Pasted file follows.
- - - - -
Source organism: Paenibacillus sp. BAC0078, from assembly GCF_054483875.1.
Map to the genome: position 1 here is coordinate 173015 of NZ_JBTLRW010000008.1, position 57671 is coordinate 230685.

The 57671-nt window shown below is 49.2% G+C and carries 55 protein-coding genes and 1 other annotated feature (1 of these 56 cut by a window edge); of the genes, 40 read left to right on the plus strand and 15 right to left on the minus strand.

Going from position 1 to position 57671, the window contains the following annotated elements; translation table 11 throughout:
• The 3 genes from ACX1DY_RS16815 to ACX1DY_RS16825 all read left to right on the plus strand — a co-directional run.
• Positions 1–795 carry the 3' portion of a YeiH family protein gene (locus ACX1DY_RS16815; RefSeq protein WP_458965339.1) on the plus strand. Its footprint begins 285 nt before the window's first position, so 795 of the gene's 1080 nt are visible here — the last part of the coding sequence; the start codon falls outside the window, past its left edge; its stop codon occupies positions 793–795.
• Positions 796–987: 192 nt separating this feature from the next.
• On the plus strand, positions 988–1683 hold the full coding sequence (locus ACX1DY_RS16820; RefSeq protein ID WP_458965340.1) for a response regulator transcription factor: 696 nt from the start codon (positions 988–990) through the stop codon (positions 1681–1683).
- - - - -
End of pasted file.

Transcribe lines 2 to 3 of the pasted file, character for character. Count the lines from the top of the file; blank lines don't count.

Map to the genome: position 1 here is coordinate 173015 of NZ_JBTLRW010000008.1, position 57671 is coordinate 230685.

The 57671-nt window shown below is 49.2% G+C and carries 55 protein-coding genes and 1 other annotated feature (1 of these 56 cut by a window edge); of the genes, 40 read left to right on the plus strand and 15 right to left on the minus strand.